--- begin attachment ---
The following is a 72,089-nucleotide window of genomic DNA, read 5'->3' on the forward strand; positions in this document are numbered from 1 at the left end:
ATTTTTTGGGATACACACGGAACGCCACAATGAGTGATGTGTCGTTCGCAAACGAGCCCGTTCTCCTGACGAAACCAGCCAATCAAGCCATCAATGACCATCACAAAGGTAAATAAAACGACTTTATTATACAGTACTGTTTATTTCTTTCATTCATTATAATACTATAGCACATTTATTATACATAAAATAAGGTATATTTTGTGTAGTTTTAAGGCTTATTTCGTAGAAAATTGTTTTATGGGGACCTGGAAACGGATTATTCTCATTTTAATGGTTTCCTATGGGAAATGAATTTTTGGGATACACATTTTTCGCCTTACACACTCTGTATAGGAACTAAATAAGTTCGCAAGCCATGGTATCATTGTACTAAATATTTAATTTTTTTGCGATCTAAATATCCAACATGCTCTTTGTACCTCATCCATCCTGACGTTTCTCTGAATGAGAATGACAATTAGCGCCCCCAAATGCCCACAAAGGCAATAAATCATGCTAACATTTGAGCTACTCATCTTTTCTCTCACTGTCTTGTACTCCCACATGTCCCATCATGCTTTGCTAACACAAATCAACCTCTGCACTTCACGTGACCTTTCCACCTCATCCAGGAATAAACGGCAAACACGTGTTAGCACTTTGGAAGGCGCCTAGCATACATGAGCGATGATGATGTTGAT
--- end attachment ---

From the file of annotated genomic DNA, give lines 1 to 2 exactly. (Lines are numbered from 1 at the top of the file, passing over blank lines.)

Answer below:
The following is a 72,089-nucleotide window of genomic DNA, read 5'->3' on the forward strand; positions in this document are numbered from 1 at the left end:
ATTTTTTGGGATACACACGGAACGCCACAATGAGTGATGTGTCGTTCGCAAACGAGCCCGTTCTCCTGACGAAACCAGCCAATCAAGCCATCAATGACCATCACAAAGGTAAATAAAACGACTTTATTATACAGTACTGTTTATTTCTTTCATTCATTATAATACTATAGCACATTTATTATACATAAAATAAGGTATATTTTGTGTAGTTTTAAGGCTTATTTCGTAGAAAATTGTTTTATGGGGACCTGGAAACGGATTATTCTCATTTTAATGGTTTCCTATGGGAAATGAATTTTTGGGATACACATTTTTCGCCTTACACACTCTGTATAGGAACTAAATAAGTTCGCAAGCCATGGTATCATTGTACTAAATATTTAATTTTTTTGCGATCTAAATATCCAACATGCTCTTTGTACCTCATCCATCCTGACGTTTCTCTGAATGAGAATGACAATTAGCGCCCCCAAATGCCCACAAAGGCAATAAATCATGCTAACATTTGAGCTACTCATCTTTTCTCTCACTGTCTTGTACTCCCACATGTCCCATCATGCTTTGCTAACACAAATCAACCTCTGCACTTCACGTGACCTTTCCACCTCATCCAGGAATAAACGGCAAACACGTGTTAGCACTTTGGAAGGCGCCTAGCATACATGAGCGATGATGATGTTGAT